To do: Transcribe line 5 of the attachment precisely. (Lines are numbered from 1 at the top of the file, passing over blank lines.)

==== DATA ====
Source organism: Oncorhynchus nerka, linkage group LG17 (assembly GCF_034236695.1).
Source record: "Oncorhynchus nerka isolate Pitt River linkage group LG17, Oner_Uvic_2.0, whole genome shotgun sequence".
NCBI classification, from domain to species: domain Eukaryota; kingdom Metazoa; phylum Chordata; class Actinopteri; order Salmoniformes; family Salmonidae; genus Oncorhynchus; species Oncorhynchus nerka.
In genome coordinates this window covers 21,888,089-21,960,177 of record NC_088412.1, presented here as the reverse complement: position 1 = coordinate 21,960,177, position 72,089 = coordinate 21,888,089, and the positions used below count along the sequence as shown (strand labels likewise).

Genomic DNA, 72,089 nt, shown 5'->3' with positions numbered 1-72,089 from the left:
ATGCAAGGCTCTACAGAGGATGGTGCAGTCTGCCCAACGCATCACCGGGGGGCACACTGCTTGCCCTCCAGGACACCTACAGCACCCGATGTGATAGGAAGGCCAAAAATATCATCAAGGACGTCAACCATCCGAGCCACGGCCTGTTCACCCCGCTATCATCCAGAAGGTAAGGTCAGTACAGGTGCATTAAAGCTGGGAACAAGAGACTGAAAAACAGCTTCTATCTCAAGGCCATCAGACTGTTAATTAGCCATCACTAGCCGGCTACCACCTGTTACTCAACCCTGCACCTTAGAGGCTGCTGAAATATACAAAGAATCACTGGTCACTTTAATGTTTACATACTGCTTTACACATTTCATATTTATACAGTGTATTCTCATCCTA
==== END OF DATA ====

Genomic DNA, 72,089 nt, shown 5'->3' with positions numbered 1-72,089 from the left: